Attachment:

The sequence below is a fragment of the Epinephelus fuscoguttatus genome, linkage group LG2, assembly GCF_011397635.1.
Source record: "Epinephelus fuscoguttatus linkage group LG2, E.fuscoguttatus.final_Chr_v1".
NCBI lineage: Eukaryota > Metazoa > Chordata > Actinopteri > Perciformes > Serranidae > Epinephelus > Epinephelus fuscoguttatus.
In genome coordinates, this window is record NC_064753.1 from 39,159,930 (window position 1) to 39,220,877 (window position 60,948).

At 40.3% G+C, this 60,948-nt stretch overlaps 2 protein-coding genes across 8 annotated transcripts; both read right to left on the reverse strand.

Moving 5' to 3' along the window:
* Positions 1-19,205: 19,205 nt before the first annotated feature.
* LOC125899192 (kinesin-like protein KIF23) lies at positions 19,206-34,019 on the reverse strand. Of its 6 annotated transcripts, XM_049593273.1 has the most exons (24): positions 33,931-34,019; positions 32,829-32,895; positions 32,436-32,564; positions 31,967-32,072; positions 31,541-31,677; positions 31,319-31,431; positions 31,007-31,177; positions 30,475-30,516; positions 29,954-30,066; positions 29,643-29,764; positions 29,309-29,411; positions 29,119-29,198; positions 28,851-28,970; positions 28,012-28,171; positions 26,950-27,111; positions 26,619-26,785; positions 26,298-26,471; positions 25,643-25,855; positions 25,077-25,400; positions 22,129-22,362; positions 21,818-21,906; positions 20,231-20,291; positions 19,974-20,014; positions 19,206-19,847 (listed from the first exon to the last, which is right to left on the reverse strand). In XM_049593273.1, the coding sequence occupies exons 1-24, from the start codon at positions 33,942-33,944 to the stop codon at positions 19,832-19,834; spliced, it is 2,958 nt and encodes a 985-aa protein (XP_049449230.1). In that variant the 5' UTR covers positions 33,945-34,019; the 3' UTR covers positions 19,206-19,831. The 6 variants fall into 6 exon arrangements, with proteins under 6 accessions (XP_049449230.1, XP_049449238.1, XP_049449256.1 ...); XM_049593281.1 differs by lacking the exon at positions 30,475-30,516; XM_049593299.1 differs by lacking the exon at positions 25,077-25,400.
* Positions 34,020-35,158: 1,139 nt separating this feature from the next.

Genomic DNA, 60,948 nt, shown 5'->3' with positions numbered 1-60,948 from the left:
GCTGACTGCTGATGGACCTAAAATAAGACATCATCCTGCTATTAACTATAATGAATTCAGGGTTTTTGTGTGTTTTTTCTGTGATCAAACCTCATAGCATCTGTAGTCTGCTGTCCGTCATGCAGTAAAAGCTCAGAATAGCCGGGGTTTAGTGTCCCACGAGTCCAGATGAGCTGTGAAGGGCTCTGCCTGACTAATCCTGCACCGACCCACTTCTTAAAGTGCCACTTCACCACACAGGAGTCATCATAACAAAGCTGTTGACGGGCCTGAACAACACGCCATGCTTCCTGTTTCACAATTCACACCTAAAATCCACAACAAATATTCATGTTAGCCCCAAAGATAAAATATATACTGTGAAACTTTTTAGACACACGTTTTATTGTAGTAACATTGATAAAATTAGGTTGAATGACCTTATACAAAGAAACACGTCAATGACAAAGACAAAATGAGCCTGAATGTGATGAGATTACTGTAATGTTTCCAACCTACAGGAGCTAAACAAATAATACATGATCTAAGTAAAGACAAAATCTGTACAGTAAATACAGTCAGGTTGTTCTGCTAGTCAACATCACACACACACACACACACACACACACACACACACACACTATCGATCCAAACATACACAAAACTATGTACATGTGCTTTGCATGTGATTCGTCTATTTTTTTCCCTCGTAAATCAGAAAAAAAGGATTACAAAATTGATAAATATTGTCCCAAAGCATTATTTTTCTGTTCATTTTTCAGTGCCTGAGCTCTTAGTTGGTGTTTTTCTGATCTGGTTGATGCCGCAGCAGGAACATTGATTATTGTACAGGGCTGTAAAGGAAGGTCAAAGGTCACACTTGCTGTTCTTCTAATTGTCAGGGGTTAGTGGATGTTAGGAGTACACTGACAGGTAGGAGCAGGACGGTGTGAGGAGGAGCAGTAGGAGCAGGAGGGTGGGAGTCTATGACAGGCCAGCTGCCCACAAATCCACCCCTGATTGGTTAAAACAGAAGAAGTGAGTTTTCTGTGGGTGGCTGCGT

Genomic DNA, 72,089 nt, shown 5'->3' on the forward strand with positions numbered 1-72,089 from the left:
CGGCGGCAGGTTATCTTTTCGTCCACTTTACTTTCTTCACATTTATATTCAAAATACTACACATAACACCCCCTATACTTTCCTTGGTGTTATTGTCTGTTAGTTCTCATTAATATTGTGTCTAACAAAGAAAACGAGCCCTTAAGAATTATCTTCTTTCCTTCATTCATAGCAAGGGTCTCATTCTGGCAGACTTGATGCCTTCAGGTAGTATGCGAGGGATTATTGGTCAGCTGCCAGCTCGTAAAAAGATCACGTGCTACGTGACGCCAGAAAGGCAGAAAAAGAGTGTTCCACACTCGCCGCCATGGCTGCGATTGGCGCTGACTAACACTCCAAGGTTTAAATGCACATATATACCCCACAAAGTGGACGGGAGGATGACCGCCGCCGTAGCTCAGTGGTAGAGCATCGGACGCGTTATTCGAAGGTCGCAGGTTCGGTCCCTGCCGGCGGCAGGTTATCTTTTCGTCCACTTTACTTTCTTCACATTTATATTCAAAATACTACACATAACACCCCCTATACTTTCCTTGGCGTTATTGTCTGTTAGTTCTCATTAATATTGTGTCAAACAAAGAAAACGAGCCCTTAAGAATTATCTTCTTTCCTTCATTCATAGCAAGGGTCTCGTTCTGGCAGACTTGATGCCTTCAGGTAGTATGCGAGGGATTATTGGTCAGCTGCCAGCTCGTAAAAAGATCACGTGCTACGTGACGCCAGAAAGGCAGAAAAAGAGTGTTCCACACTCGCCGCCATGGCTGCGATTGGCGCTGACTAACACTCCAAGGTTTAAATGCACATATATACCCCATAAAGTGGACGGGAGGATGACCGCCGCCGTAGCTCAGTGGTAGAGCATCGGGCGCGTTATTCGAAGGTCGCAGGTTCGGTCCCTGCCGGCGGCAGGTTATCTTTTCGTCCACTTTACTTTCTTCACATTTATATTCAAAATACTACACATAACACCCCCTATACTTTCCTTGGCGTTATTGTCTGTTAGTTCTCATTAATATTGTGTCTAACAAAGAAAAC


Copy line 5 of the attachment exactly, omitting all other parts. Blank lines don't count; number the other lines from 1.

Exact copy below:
At 40.3% G+C, this 60,948-nt stretch overlaps 2 protein-coding genes across 8 annotated transcripts; both read right to left on the reverse strand.